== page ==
Fossils of squid-like creatures who lived in the tropical Jurassic seas in Germany can be spotted in Canary Wharf , but just where?

Chances are you walk past imprints of the little critters every day.

Their coiled shells can be found in lasting form within the limestone used for Credit Suisse’s headquarters in Cabot Square.

East Londoners challenged to pick out “spectacular geology” around the estate might be left a little stumped yet a team of eagle-eyed architecture fans are on a mission to hunt down the glittering, historic treasures used as building material to create many of E14’s office blocks.

Ruth Siddall

Led by UCL student mentor Ruth Siddall they have discovered stone crammed with well-preserved fossils as well as towers created with granite dating back more than 600 million years and dazzling mineral crystals which sparkle in the sunshine.

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The student mentor at UCL is eager to highlight the history of the rocks which have been sourced from across the globe in a series of walking tours.

Her next London Walk, on Saturday, January 23, starts at 2.30 pm at Canary Wharf Tube station.

“Everyone knows that Canary Wharf represents some of the most modern examples of business architecture in London, but few people stop to notice the stones used in the construction of these buildings,” she said.

“These materials were chosen with care by the architects for both their decorative and engineering properties.”

Here are her top 5 discoveries.


1. Jura Limestone (Credit Suisse, Cabot Square)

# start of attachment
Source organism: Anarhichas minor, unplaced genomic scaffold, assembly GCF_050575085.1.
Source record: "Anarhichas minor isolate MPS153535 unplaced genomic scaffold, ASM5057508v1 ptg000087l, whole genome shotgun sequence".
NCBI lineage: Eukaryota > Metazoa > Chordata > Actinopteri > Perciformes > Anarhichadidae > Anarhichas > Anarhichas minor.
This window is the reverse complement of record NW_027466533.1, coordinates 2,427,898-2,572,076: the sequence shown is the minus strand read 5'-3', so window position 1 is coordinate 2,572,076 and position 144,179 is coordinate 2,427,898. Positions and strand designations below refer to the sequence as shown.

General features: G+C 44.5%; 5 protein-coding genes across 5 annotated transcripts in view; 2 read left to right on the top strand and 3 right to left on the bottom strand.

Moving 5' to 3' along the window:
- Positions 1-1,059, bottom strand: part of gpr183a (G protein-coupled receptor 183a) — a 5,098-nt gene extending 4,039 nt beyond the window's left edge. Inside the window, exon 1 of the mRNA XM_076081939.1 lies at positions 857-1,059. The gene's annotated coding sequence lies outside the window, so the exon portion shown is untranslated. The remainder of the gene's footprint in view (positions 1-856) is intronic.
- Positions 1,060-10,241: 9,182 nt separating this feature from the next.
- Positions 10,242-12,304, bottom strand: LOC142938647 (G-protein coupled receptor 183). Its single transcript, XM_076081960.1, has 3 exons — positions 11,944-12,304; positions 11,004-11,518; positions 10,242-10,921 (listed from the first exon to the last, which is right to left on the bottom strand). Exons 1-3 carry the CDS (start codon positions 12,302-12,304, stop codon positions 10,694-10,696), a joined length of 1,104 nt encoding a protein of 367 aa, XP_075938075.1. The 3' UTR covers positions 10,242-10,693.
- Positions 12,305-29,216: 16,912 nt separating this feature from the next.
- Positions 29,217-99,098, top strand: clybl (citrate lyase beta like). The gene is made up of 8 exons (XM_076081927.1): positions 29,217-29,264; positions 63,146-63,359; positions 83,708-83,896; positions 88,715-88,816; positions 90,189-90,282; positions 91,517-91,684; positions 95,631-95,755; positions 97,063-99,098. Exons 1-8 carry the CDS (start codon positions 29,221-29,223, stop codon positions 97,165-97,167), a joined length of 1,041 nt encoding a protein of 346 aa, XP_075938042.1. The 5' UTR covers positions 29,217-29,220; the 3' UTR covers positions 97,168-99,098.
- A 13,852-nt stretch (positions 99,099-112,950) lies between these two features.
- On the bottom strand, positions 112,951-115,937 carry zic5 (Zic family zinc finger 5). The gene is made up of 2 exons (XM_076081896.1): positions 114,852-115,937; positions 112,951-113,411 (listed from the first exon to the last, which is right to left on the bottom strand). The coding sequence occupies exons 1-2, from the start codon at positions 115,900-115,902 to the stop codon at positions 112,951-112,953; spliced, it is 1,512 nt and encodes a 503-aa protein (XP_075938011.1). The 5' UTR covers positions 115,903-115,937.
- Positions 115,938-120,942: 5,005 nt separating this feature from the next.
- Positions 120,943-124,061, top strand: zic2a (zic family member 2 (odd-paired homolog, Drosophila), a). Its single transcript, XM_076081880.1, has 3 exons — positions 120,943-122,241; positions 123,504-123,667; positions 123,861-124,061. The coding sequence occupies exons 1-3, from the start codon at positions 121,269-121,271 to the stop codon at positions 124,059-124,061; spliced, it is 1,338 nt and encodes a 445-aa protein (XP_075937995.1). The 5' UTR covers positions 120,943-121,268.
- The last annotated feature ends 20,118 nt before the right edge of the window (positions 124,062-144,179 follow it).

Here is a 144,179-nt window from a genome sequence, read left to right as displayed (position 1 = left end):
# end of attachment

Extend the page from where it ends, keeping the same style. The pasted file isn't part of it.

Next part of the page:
From a distance, this looks like any old boring white rock, but get up close and look carefully.

It is packed with fossils; extremely well preserved, cigar-shaped belemnites and the coiled shells of ammonites. Both of these are the shells of squid like animals which lived in the tropical Jurassic seas of what is now Bavaria in Germany. The environment was a reef, not composed of coral, but of marine sponges.

Fossils of these can also be seen in this rock, as uneven, ring shaped structures.

Giallo Granites

2. Giallo Granites (Westferry Circus; 30 North Colonnade; 2 Churchill Place, Canada Square; 40 & 50 Bank Street)

Varieties of these beautiful yellowish granites are used in several locations because they contain spectacular garnets. They range in size from a millimetre or so in diameter to large examples, up to 1.5 cm diameter. The garnets are deep wine-red and form roughly circular crystals that stand out clearly. Good examples are seen particularly in the paving at 30 North Colonnade and on the facades of 40 and 50 Bank Street. These granites come from Espirito Santo State in Brazil and are almost 600 million years old.

Porkkala Granite

3. Porkkala Granite (25 Cabot Square, 20 Bank Street & 15, Westferry Circus)

This is a truly ancient rock, clocking in at 1.6 billion years old. It comes from southern Finland on the Baltic coast. It has large crystals of rose pink and white feldspars. Some examples are pink in the middle with a rim of white feldspar. These minerals are typical of all granites, but are only found with this particular texture in these ancient rocks, which are relatively common in Finland. This stone was used as a livery for Morgan Stanley building in the Canary Wharf development.

Vermont Marble

4. Vermont Marble (North Colonnade)

This large block is clad with a stone rarely encountered in Europe. It is Vermont Marble from the USA, composed almost entirely of the mineral calcite. The swirling banding seen in this rock formed as the rock was squashed and deformed around 400 million years ago. It started off as a limestone but the processes of metamorphism has transformed it into a marble.


5. Charnockite (11 Westferry Circus)

This stone is almost certainly from Brazil and is around 600 million years old. It is a variety of rock known as charnockites which are very poorly understood by geologists.

We do not know fully understand how they are formed. However, charnockites are often very decorative

as well as being strong and resistant to weathering. This example is particularly beautiful, containing ruby-red garnets and large blue-green crystals of a mineral called microcline which is also known as the semi-precious stone amazonite. These crystals are clearly visible to the naked eye and it is a stone that sparkles in the sunshine.